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Specific Defense Mechanisms – The Immune System

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Presentation on theme: "Specific Defense Mechanisms – The Immune System"— Presentation transcript:

1 Specific Defense Mechanisms – The Immune System

2 The Immune System – 3rd Line of Defense
Antigen specific – recognizes and acts against particular foreign substances Systemic – not restricted to the initial infection site Has memory – recognizes and mounts a stronger attack on previously encountered pathogens

3 Types of Immunity 1. Humoral immunity 2. Cellular immunity
Antibody-mediated immunity Cells produce chemicals for defense 2. Cellular immunity Cell-mediated immunity Cells target virus infected cells

4 Antigens (Nonself) Any substance capable of exciting the immune system and provoking an immune response Examples of common antigens - Foreign proteins - Nucleic acids - Large carbohydrates - Some lipids - Pollen grains - Microorganisms

5 Self-Antigens Human cells have many surface proteins
Our immune cells do not attack our own proteins Our cells in another person’s body can trigger an immune response because they are foreign - Restricts donors for transplants

6 Allergies Many small molecules (called haptens or incomplete antigens) are not antigenic, but link up with our own proteins The immune system may recognize and respond to a protein-hapten combination The immune response is harmful rather than protective because it attacks our own cells

7 Cells of the Immune System
Lymphocytes Originate from hemocytoblasts in the red bone marrow B lymphocytes become immunocompetent in the bone marrow T lymphocytes become immunocompetent in the thymus Macrophages Arise from monocytes Become widely distributed in lymphoid organs

8 Activation of Lymphocytes

9 Humoral (Antibody-Mediated) Immune Response
B cells w/ specific receptors bind to specific antigen Binding activates the B-cell to undergo clonal selection Many clones are produced (1° humoral response) Most B cells become plasma cells - Produce antibodies to destroy antigens - Activity lasts for four or five days Some B cells become memory cells (2° humoral response)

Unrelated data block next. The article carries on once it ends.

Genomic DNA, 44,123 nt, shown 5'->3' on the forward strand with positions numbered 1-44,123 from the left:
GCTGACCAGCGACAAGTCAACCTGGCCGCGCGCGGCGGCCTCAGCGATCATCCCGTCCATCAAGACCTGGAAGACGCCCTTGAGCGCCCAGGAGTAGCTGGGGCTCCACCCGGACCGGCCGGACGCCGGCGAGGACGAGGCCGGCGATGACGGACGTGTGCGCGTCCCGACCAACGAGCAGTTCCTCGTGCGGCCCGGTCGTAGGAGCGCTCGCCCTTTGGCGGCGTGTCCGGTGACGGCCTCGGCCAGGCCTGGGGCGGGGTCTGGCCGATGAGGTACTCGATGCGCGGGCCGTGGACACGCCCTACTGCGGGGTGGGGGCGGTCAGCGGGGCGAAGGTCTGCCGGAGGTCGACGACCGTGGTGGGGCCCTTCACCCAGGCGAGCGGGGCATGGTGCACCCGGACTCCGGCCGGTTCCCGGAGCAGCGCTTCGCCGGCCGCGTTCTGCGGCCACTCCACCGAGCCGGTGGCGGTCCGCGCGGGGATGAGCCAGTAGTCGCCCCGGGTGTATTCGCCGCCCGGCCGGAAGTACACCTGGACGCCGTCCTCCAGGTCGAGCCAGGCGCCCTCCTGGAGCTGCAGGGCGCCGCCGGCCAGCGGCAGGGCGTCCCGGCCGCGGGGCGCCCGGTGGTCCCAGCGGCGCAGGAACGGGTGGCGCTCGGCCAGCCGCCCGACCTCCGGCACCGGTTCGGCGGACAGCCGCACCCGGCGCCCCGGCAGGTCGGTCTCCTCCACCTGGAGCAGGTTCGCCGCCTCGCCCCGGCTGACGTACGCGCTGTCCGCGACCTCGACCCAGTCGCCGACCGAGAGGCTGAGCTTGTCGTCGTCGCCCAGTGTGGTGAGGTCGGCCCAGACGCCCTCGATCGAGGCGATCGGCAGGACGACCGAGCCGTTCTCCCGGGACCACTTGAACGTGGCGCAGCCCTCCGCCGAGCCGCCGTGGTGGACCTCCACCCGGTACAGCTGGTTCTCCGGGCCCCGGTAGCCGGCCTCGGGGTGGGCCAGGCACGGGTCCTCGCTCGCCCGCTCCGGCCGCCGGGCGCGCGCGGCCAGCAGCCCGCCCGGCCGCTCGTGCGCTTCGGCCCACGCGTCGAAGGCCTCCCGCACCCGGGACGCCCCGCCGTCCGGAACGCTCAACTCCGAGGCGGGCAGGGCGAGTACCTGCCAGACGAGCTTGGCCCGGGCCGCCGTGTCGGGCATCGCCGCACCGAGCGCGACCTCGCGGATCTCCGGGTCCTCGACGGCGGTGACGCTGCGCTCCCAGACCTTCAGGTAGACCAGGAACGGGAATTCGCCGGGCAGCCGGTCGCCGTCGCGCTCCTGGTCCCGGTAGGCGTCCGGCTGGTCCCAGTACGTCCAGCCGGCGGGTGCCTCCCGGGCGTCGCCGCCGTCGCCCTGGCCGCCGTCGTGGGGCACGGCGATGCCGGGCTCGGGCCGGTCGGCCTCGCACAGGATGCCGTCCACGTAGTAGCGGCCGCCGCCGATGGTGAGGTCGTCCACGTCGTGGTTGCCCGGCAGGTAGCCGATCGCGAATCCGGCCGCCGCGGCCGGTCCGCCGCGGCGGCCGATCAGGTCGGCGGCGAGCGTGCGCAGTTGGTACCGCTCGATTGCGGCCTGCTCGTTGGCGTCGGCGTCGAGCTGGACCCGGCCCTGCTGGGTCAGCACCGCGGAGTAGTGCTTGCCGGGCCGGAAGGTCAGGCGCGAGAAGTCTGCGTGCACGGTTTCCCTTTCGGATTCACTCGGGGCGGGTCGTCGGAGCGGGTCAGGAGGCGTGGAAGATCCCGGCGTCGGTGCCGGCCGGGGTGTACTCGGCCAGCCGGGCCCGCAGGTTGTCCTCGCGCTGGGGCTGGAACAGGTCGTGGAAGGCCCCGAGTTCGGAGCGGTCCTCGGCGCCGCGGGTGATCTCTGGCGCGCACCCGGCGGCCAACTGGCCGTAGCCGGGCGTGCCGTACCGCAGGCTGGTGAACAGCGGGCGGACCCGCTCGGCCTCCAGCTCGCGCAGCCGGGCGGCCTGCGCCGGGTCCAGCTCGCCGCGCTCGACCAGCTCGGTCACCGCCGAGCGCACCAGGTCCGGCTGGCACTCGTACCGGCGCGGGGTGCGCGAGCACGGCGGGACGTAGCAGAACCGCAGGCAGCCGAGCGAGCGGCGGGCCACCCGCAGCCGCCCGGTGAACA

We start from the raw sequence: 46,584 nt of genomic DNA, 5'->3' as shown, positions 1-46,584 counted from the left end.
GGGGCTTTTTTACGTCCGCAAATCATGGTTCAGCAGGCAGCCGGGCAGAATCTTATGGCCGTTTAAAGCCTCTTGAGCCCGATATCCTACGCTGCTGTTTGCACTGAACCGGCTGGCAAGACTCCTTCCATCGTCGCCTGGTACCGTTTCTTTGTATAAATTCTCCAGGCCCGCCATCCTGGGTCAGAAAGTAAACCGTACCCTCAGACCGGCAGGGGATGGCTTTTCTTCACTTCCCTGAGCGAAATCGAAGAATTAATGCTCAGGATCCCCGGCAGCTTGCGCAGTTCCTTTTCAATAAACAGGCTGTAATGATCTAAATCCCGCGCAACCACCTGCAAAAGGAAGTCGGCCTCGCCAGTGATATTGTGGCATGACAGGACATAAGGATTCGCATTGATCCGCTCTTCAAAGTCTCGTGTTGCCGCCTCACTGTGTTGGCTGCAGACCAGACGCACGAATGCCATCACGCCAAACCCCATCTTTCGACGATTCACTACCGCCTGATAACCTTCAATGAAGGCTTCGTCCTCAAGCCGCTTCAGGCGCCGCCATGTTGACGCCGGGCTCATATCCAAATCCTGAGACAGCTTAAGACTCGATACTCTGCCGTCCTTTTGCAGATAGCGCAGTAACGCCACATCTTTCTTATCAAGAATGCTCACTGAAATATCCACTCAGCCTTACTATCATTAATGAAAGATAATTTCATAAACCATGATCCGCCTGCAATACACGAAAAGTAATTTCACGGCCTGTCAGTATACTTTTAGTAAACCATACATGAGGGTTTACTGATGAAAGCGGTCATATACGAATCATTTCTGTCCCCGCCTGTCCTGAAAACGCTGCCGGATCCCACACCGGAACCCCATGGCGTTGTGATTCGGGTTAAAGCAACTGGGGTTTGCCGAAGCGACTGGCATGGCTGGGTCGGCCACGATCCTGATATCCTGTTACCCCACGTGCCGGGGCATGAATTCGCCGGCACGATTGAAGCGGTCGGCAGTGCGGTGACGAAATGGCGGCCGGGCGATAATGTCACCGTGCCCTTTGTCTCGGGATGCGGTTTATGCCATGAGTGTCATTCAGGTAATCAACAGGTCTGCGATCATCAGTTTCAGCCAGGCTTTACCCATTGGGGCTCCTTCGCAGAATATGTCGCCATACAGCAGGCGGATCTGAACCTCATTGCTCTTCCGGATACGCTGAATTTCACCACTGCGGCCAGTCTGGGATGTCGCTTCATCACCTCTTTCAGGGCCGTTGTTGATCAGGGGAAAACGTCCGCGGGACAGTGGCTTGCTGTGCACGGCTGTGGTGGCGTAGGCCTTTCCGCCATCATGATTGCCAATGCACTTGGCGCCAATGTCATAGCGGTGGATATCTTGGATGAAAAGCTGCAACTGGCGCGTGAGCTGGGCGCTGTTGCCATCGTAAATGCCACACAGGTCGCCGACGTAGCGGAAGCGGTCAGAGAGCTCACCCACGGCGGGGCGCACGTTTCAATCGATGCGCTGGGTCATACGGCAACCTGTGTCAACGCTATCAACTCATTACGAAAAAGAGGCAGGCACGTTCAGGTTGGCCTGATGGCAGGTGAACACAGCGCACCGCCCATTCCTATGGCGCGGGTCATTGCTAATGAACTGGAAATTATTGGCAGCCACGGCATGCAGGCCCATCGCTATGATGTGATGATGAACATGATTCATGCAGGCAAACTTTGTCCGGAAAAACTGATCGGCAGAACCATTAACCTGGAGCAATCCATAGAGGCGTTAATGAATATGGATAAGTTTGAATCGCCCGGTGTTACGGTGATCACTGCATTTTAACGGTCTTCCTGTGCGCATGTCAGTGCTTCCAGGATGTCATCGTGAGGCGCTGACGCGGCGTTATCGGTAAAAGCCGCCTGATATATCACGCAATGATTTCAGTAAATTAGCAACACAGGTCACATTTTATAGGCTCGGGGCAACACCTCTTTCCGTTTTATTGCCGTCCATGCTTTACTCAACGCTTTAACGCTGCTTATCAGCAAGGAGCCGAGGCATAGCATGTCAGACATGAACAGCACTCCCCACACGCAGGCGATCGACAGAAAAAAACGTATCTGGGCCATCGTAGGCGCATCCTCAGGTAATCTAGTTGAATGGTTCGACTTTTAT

10 Humoral Immune Response

11 Secondary Response Memory cells are long-lived
A second exposure causes a rapid response The secondary response is stronger, faster & longer lasting

12 Active Immunity Your B cells encounter antigens and produce antibodies
Active immunity can be naturally or artificially acquired

13 Passive Immunity Antibodies are obtained from someone else
- mother to fetus (placenta or milk) - Injection of immune serum or gamma globulin Immunological memory does not occur Protection provided by “borrowed antibodies”

14 Monoclonal Antibodies
Antibodies prepared for clinical testing or diagnostic services Produced from descendents of a single cell line Examples of uses for monoclonal antibodies - Diagnosis of pregnancy - Treatment after exposure to hepatitis and rabies

15 Antibodies (Immunoglobulins) (Igs)
Soluble proteins secreted by B cells (plasma cells) Carried in blood plasma Capable of binding specifically to an antigen

16 Antibody Structure Four amino acid chains linked by disulfide bonds
Two identical amino acid chains are linked to form a heavy chain The other two identical chains are light chains Specific antigen-binding sites are present

17 Antibody Classes Antibodies of each class have slightly different roles Five major immunoglobulin classes IgM – can fix complement IgA – found mainly in mucus IgD – important in activation of B cell IgG – can cross the placental barrier IgE – involved in allergies

18 Antibody Function Antibodies inactivate antigens in a number of ways
Complement fixation Neutralization Agglutination Precipitation

19 Antibody Function 1 2 3 4

20 Cellular (Cell-Mediated) Immune Response
Antigens must be presented by macrophages to an immunocompetent T cell (antigen presentation) T cells must recognize nonself and self (double recognition) After antigen binding, clones form as with B cells, but different classes of cells are produced

21 Cellular (Cell-Mediated) Immune Response

22 T Cell Clones Cytotoxic (Killer) T cells
Specialize in killing infected cells Insert a toxic chemical (perforin) Helper T cells Recruit other cells to fight the invaders Interact directly with B cells Suppressor T cells Release chemicals to stop T and B cells Stop the immune response to prevent uncontrolled activity A few members of each clone are memory cells

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